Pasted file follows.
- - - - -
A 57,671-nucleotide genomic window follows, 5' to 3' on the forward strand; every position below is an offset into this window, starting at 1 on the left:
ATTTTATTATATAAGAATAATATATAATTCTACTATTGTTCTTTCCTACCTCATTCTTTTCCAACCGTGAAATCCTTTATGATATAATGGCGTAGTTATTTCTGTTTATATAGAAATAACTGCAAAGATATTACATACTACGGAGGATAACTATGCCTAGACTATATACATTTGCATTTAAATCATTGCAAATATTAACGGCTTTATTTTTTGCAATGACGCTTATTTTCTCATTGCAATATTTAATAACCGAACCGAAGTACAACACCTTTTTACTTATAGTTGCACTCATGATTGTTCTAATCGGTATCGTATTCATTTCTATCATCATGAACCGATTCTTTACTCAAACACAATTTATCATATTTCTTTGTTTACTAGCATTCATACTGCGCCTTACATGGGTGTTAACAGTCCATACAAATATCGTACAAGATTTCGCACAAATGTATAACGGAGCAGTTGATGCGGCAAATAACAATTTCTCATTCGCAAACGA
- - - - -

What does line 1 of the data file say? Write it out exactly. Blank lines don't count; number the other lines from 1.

A 57,671-nucleotide genomic window follows, 5' to 3' on the forward strand; every position below is an offset into this window, starting at 1 on the left: